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Coastal cliff geohazards in weak rock: The UK Chalk cliffs of Sussex

By
R.N. Mortimore
R.N. Mortimore
1Applied Geology Research Unit, School of the Environment, University of Brighton, Brighton BN2 4GJ, UK
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J. Lawrence
J. Lawrence
1Applied Geology Research Unit, School of the Environment, University of Brighton, Brighton BN2 4GJ, UK
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D. Pope
D. Pope
1Applied Geology Research Unit, School of the Environment, University of Brighton, Brighton BN2 4GJ, UK
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A. Duperret
A. Duperret
2Laboratoire de Mécanique, Faculte des Sciences et Techniques, Université du Havre, 25 rue Phillipe Lebon, BP 540, 76058 Le Havre cedex, France
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A. Genter
A. Genter
3Bureau de Recherches Géologiques et Minieres (BRGM) BP 6009 - 45060 Orléans cedex, France
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Published:
January 01, 2004

Abstract

Geohazards related to chalk coastal cliffs from Eastbourne to Brighton, Sussex are described. An eight-fold hazard classification is introduced that recognizes the influence of chalk lithology, overlying sediments and weathering processes on location, magnitude and frequency of cliff collapses. Parts of the coast are characterized by cliffs of predominantly a single chalk formation (e.g. Seven Sisters) and other sections are more complex containing several Chalk formations (Beachy Head). Rock properties (intact dry density or porosity) and mass structure vary with each formation and control cliff failure mechanisms and scales of failures. The Holywell Nodular Chalk, New Pit Chalk and Newhaven Chalk formations are characterized by steeply inclined conjugate sets of joints which lead to predominantly plane and wedge failures. However, the dihedral angle of the shears, the fracture roughness and fill is different in each of these formations leading to different rock mass shear strengths. In contrast the Seaford and Culver Chalk formations are characterized by low-density chalks with predominantly clean, vertical joint sets, more closely spaced than in the other formations. Cliff failure types range from simple joint controlled conventional plane and wedge failures to complex cliff collapses and major rock falls (partial flow-slides) involving material failure as well as interaction with discontinuities. Other hazards, related to sediments capping the Chalk cliffs, include mud-slides and sandstone collapses at Newhaven, and progressive failure of Quaternary Head and other valley-fill deposits. Weathering, including the concentration of groundwater flow down dissolution pipes and primary discontinuities, is a major factor on rate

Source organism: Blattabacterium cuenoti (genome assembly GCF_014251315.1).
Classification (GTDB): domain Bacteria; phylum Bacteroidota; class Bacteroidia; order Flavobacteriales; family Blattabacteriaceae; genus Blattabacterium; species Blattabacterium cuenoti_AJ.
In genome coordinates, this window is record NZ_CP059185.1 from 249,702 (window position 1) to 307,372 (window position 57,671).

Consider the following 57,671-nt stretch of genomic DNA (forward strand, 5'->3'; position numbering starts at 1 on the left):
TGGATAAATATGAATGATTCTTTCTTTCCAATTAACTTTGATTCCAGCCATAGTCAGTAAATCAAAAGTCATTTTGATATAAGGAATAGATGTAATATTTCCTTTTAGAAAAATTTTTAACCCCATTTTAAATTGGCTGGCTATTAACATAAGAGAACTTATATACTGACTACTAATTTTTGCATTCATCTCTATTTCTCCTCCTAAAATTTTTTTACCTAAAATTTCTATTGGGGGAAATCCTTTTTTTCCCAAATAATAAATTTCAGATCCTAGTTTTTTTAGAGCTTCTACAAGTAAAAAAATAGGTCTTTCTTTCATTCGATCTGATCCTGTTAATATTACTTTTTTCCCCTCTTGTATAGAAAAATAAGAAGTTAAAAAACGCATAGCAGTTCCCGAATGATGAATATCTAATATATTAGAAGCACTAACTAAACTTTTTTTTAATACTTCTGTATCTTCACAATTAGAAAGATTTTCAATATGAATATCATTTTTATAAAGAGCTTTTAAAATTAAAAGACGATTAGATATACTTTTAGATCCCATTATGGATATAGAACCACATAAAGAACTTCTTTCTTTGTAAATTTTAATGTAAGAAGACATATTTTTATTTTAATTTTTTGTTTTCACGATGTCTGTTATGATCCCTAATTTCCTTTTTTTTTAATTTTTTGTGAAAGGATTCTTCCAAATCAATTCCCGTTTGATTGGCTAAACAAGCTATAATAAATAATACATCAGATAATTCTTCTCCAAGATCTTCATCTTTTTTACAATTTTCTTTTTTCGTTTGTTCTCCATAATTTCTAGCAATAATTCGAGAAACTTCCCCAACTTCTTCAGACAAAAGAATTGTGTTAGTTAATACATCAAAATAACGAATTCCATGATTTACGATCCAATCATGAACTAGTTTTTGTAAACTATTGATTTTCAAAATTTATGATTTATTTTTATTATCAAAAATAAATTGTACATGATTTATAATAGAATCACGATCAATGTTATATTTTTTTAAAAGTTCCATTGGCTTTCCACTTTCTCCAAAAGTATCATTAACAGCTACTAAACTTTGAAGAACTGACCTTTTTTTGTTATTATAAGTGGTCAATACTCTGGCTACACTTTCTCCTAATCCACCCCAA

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Geological Society, London, Engineering Geology Special Publications

Coastal Chalk Cliff Instability

R. N. Mortimore
R. N. Mortimore
University of Brighton, UK
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A. Duperret
A. Duperret
Université du Havre, France
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Geological Society of London
Volume
20
ISBN electronic:
9781862393820
Publication date:
January 01, 2004

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